January showers bring all kinds of fragrant Jakarta flowers

OK, year on year, today — 19 January — is possibly Jakarta’s nicest in terms of weather. Temperature right now (somewhere in Jakarta ) is 28 C / 82 F degrees.  But here at the Sharehouse it seems a bit cooler. Clear skies. Fullish moon. You can see buildings clear on the other side of town (if you’re up high enough or else peering down an old  Dutch canal).  You can even see stars, for that matter.

Sept 2010

It rains at night often fairly enough it seems. Then, with the sky tears all cleared up, the days are sunny and cool. It’s also apparently flower season. The bougainvillea is popping out everywhere. Always going at it and doing its thing is the indefatigable, totally over-the-top tropis-n-eksotis Cambodia trees (Plumeria). That’s what they’re called here. Don’t know in Cambodia. Otherwise they’re known as  frangipani. Every you’ll find a carpet (a rug anyway ; ) of fresh exquisite flowers under your tree. It’s somewhat seasonal but I notice varieties — like the yellow one across the street — which are almost always producing. There are several colors to chose from.

Cool URL for the photo I snagged from Google: http://www.howtogrowplumeriafrangipani.com. It’s true that you can hardly kill Plumeria and in Bali they use it for living fences. But results do vary and they are subject to disease as well as simply growing but not flowering. The fearsome violent neighbors — also expats — from a large unnamed South Asian country near India whacked off all the branches they could reach of our backyard Cambodia tree  (itself an off-whack from a tree growing for some 20 years near Taman Suropati). So now we have over a half dozen trees in the front and back yards. (If you’re interested in the frangipani essential oil, please let us  know how much and we’ll see what we can do. )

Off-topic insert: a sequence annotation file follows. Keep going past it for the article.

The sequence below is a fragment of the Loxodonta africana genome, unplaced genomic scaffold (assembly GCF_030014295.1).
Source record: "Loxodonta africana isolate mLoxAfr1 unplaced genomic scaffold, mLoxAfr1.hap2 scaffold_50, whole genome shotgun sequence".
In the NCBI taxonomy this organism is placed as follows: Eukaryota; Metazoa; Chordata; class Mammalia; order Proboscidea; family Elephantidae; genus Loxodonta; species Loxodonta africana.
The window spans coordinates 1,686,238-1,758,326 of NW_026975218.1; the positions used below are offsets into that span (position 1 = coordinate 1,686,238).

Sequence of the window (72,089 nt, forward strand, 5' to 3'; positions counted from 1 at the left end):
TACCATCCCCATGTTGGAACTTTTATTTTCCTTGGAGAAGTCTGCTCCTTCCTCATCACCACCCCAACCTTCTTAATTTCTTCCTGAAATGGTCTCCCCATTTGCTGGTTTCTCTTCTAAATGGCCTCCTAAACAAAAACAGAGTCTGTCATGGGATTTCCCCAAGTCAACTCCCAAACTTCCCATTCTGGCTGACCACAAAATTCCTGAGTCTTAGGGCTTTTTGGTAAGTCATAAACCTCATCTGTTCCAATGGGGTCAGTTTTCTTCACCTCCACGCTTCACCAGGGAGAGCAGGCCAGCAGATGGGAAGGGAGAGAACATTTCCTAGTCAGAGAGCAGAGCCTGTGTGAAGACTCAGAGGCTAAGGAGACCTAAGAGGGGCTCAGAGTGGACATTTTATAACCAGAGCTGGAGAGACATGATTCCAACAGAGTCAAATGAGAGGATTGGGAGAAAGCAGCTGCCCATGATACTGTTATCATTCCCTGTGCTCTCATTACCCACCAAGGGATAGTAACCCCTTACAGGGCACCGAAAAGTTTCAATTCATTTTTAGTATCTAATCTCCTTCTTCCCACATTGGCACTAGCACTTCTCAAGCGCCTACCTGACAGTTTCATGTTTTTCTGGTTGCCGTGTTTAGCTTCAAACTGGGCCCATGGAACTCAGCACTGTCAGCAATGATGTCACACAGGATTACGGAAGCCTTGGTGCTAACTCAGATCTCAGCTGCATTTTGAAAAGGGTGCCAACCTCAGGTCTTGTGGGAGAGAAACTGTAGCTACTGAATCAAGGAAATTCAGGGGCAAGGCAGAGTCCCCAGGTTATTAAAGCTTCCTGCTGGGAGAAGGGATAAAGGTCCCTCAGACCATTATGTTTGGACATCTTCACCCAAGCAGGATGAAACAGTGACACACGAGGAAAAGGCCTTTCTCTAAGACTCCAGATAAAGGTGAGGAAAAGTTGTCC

Of course there’s no explaining why the neighbors did that; but it’s true jaded Indonesians have been know to refer to truly beautiful flowers as “trash” because of the way some species do tend to “litter” the ground. The Balinese and their deities, as you know, like those little Plumeria flowers.

In the front yard and up and down the streets of Menteng, at night, you can smell melati (Jasminum), an Indonesian national symbol. It rhymes with naughty but it’s sure nice. There’s another extremely fragrant bunga (flower) out there, but I’m not sure if it’s also jasmine or something else. Perhaps honeysuckle (Lonicera), which in Indonesian would be ranggis.

I’ll bring a a sample home and consult the one-eyed all-knowing Google Monster.

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